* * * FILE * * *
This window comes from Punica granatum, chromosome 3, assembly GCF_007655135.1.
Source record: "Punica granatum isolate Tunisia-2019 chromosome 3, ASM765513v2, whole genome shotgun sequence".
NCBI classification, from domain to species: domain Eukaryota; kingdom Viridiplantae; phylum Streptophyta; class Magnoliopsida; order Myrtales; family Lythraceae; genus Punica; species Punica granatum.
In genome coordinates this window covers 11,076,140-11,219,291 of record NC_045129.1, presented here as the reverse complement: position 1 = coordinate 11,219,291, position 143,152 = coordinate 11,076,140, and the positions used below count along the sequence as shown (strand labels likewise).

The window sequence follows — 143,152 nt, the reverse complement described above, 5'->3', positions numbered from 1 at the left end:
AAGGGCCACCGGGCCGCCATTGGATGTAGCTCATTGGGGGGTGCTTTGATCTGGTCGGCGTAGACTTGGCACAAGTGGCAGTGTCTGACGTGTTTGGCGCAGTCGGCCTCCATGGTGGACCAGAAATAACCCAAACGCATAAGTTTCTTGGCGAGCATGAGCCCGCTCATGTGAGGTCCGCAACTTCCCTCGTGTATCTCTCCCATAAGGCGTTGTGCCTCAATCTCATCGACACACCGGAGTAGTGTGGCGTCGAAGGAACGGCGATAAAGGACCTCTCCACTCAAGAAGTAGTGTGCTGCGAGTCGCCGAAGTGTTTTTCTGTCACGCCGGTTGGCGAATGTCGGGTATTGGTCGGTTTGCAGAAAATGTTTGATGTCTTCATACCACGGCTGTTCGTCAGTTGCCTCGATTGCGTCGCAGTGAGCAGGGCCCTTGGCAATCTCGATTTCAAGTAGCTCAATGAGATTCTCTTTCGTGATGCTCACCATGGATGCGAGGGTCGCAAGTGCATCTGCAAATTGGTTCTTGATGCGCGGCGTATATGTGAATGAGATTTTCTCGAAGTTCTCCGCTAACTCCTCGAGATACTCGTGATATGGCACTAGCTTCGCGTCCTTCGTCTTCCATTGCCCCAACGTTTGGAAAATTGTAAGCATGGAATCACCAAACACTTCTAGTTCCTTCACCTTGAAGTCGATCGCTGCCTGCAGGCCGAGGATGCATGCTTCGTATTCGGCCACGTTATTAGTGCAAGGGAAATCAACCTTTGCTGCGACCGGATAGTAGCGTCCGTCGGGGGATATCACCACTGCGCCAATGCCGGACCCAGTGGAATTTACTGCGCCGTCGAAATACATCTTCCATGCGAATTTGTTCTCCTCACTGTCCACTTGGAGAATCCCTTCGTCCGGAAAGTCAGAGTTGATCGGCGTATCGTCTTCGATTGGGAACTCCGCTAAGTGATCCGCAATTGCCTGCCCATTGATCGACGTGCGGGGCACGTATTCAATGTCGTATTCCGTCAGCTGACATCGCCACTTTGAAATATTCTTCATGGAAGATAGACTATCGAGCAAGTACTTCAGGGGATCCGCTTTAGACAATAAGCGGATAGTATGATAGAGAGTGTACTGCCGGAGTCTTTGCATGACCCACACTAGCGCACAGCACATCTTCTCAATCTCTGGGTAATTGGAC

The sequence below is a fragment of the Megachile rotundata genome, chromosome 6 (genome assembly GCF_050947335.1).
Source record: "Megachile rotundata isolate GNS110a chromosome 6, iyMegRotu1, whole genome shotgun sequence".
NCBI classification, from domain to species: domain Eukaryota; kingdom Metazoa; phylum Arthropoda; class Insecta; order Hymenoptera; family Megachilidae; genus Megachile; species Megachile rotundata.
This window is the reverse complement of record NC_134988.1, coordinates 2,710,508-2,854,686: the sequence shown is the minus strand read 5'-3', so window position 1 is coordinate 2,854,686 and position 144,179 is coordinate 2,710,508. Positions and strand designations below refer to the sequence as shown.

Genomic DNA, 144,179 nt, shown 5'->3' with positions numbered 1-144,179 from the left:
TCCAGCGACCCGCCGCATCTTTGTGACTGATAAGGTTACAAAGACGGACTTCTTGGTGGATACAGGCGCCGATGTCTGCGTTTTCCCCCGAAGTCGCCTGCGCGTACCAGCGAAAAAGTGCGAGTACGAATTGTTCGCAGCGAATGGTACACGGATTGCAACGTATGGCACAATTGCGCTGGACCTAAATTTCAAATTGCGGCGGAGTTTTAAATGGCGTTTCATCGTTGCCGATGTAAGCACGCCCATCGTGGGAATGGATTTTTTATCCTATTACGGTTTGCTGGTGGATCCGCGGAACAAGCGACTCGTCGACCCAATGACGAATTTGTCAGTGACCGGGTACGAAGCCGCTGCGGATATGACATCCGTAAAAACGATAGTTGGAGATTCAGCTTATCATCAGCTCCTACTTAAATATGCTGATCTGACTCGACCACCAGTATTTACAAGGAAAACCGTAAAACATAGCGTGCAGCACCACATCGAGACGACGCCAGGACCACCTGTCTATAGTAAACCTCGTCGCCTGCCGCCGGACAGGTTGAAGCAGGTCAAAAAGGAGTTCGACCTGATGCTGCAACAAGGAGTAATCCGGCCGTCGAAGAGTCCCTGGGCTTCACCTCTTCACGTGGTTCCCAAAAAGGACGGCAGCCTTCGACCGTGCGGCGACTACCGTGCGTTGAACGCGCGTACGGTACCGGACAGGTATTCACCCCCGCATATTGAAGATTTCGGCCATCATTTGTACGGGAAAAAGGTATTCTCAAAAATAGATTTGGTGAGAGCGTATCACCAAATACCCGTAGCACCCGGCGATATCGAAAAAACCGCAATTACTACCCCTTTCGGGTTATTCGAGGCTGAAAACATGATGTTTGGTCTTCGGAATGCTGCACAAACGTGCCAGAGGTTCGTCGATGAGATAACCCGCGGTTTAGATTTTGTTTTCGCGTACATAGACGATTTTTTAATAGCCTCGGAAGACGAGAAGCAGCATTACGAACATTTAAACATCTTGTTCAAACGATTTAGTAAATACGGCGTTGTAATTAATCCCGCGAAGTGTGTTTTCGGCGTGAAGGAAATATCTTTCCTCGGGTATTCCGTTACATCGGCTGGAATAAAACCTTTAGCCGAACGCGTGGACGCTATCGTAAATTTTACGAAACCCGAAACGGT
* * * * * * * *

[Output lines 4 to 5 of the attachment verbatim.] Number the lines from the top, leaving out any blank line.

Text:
In genome coordinates this window covers 11,076,140-11,219,291 of record NC_045129.1, presented here as the reverse complement: position 1 = coordinate 11,219,291, position 143,152 = coordinate 11,076,140, and the positions used below count along the sequence as shown (strand labels likewise).

The window sequence follows — 143,152 nt, the reverse complement described above, 5'->3', positions numbered from 1 at the left end: